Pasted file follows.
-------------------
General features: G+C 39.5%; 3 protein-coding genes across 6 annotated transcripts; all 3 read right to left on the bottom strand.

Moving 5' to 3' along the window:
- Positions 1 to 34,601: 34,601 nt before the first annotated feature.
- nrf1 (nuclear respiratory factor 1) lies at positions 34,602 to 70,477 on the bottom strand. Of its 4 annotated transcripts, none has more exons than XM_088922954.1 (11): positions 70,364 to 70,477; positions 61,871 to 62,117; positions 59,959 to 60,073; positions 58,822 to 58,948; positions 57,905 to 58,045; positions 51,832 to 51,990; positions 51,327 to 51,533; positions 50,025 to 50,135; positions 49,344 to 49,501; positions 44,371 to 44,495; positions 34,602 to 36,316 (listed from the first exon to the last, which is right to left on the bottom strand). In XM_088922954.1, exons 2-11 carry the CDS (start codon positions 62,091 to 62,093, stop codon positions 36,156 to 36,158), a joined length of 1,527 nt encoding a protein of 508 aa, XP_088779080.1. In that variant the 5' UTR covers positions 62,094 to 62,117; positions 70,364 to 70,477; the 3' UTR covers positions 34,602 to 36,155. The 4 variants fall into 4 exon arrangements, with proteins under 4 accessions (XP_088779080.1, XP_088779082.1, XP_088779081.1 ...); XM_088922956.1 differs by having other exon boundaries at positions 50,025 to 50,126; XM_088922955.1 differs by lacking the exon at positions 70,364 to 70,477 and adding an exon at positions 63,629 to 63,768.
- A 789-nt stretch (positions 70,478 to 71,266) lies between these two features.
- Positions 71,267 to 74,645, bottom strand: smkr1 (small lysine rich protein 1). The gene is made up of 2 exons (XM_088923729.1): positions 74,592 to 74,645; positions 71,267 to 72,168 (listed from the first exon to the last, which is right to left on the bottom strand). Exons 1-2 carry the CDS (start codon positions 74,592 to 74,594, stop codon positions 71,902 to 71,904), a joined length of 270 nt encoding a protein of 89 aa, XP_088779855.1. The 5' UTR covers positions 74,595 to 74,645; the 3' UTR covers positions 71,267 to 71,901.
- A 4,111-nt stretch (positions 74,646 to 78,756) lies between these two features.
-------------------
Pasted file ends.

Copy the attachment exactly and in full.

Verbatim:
General features: G+C 39.5%; 3 protein-coding genes across 6 annotated transcripts; all 3 read right to left on the bottom strand.

Moving 5' to 3' along the window:
- Positions 1 to 34,601: 34,601 nt before the first annotated feature.
- nrf1 (nuclear respiratory factor 1) lies at positions 34,602 to 70,477 on the bottom strand. Of its 4 annotated transcripts, none has more exons than XM_088922954.1 (11): positions 70,364 to 70,477; positions 61,871 to 62,117; positions 59,959 to 60,073; positions 58,822 to 58,948; positions 57,905 to 58,045; positions 51,832 to 51,990; positions 51,327 to 51,533; positions 50,025 to 50,135; positions 49,344 to 49,501; positions 44,371 to 44,495; positions 34,602 to 36,316 (listed from the first exon to the last, which is right to left on the bottom strand). In XM_088922954.1, exons 2-11 carry the CDS (start codon positions 62,091 to 62,093, stop codon positions 36,156 to 36,158), a joined length of 1,527 nt encoding a protein of 508 aa, XP_088779080.1. In that variant the 5' UTR covers positions 62,094 to 62,117; positions 70,364 to 70,477; the 3' UTR covers positions 34,602 to 36,155. The 4 variants fall into 4 exon arrangements, with proteins under 4 accessions (XP_088779080.1, XP_088779082.1, XP_088779081.1 ...); XM_088922956.1 differs by having other exon boundaries at positions 50,025 to 50,126; XM_088922955.1 differs by lacking the exon at positions 70,364 to 70,477 and adding an exon at positions 63,629 to 63,768.
- A 789-nt stretch (positions 70,478 to 71,266) lies between these two features.
- Positions 71,267 to 74,645, bottom strand: smkr1 (small lysine rich protein 1). The gene is made up of 2 exons (XM_088923729.1): positions 74,592 to 74,645; positions 71,267 to 72,168 (listed from the first exon to the last, which is right to left on the bottom strand). Exons 1-2 carry the CDS (start codon positions 74,592 to 74,594, stop codon positions 71,902 to 71,904), a joined length of 270 nt encoding a protein of 89 aa, XP_088779855.1. The 5' UTR covers positions 74,595 to 74,645; the 3' UTR covers positions 71,267 to 71,901.
- A 4,111-nt stretch (positions 74,646 to 78,756) lies between these two features.